On Thursday evening at the AC [Institute Direct Chapel] (sic), a gallery in Chelsea, I watched, along with a few privileged viewers, the unfolding of Openings by Richard Kostelanetz. In this time of mainstream predominance, it is refreshing to see an informal event in a gallery setting, without any of the expected performance parameters; when the piece started Richard was sitting on the floor near the performer and I didn’t know if he was going to be in the piece or if that was his participation to the performance, which actually did not matter. It was just very relaxed.

I own two books by Richard, signed by him, and they are among my favorites: John Cage and Soho: The Rise and Fall of an Artist Colony. Born in New York, he has written for hundreds of magazines and published over fifty books. He ironically calls himself “Earl of Wordship”, but the remarkable fact is that he also creates equally valuable pieces as a composer, filmmaker and holographer.

Openings – inasmuch as I am able to comprehend – is an experiment in performed text, a very oblique reading, where four women, one after the other, improvise with voice and/or musical instruments and choreography; then a male trio, two musicians and a visual artist doing live projections, present a free-form interpretation of his text.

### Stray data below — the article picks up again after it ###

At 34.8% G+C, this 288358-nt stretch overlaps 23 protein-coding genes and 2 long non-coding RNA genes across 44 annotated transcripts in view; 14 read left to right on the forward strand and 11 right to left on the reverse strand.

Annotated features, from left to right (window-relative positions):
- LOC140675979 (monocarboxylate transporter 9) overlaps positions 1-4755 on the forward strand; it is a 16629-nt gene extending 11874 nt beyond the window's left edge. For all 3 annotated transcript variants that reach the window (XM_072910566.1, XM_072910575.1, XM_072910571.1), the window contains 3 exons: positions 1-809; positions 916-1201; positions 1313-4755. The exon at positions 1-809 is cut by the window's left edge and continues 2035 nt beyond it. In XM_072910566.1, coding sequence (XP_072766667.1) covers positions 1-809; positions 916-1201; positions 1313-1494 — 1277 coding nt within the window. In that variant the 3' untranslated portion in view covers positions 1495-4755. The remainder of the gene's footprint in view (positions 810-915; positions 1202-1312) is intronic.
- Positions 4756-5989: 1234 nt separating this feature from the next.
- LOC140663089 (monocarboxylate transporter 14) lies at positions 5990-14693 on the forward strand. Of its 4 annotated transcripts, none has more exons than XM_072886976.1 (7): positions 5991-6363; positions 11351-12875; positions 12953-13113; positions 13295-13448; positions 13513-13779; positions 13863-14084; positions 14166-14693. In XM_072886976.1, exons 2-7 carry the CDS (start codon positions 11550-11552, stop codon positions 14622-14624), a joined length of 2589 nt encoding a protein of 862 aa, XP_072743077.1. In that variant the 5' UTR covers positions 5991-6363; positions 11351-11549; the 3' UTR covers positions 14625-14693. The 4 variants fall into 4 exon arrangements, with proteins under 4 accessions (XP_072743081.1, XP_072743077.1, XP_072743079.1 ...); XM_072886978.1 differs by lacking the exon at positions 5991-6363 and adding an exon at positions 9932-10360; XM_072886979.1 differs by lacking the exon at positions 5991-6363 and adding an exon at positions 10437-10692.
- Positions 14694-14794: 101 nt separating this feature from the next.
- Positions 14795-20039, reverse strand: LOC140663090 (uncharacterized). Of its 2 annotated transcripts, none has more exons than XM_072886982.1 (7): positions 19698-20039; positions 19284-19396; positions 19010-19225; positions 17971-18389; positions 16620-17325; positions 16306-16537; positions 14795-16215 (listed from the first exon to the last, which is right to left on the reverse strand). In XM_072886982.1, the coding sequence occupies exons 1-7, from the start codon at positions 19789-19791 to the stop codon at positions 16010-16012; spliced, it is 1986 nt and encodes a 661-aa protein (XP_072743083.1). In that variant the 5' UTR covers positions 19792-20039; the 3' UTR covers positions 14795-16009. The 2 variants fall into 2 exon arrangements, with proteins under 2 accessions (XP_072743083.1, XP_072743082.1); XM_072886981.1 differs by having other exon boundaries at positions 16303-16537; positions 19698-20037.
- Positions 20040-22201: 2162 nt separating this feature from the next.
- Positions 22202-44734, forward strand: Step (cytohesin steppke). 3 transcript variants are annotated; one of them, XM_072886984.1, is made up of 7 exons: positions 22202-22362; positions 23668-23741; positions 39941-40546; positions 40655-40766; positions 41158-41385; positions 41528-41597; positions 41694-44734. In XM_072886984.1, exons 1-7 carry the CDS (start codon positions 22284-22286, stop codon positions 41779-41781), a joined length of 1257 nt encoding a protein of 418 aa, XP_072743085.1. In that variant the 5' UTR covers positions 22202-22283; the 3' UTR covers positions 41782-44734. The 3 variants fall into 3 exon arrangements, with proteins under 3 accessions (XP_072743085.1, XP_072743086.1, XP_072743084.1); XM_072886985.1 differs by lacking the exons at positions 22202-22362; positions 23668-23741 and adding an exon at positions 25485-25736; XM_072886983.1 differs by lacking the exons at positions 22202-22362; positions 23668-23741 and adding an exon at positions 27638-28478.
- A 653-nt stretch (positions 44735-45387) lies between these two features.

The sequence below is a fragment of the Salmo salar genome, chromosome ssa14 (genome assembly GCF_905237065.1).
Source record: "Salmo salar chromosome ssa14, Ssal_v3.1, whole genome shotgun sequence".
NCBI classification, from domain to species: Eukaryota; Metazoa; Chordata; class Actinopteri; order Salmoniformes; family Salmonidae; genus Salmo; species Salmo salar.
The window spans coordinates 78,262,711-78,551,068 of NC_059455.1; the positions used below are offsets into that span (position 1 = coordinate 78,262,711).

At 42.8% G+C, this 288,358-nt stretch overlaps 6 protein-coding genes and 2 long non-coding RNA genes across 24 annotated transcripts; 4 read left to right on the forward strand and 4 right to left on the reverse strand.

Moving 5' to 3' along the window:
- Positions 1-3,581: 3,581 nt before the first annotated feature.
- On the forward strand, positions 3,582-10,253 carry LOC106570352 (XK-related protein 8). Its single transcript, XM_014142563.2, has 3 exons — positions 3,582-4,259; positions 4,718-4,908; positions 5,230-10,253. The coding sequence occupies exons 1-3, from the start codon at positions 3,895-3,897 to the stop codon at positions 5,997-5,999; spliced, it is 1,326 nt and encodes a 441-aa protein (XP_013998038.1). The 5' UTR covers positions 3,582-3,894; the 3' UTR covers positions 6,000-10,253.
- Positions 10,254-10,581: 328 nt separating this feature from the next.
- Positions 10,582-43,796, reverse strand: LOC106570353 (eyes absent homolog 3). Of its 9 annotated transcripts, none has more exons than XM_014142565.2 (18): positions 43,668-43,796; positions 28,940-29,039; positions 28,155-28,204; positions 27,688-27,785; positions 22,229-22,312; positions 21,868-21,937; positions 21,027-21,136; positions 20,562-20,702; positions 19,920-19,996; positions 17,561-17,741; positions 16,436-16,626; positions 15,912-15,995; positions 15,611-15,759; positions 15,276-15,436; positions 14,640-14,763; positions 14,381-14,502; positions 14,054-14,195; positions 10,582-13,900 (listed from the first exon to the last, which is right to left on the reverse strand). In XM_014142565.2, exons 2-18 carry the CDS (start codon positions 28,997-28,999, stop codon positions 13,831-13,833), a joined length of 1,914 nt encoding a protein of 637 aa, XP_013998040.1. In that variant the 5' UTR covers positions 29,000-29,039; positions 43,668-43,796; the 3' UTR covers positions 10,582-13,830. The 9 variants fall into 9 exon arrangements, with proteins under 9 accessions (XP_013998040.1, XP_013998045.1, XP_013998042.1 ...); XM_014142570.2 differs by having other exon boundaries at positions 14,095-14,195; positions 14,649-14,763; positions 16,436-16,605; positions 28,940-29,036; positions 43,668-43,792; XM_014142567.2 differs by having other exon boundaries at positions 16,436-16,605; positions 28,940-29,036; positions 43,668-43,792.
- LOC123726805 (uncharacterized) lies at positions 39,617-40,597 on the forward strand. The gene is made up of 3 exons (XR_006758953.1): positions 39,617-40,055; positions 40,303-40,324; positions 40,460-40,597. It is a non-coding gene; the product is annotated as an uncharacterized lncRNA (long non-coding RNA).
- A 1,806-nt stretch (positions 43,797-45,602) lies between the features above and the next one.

Laura Barger, Holly Crawford, Margaret Lancaster and Paige H. Taggart were all really involved and interesting to watch; through the performances, the meaning of the text was somehow made purposely chaotic and possible hidden or unintelligible, in other words, as far as possible from a television commercial. The trio included flutist Robert Dick playing wild textures with an added vocal microphone and electronic musician Morgan Packard working from his laptop, facing Joshue Ott also with a laptop creating moving shapes in sober hues following the music, projected on the gallery wall.

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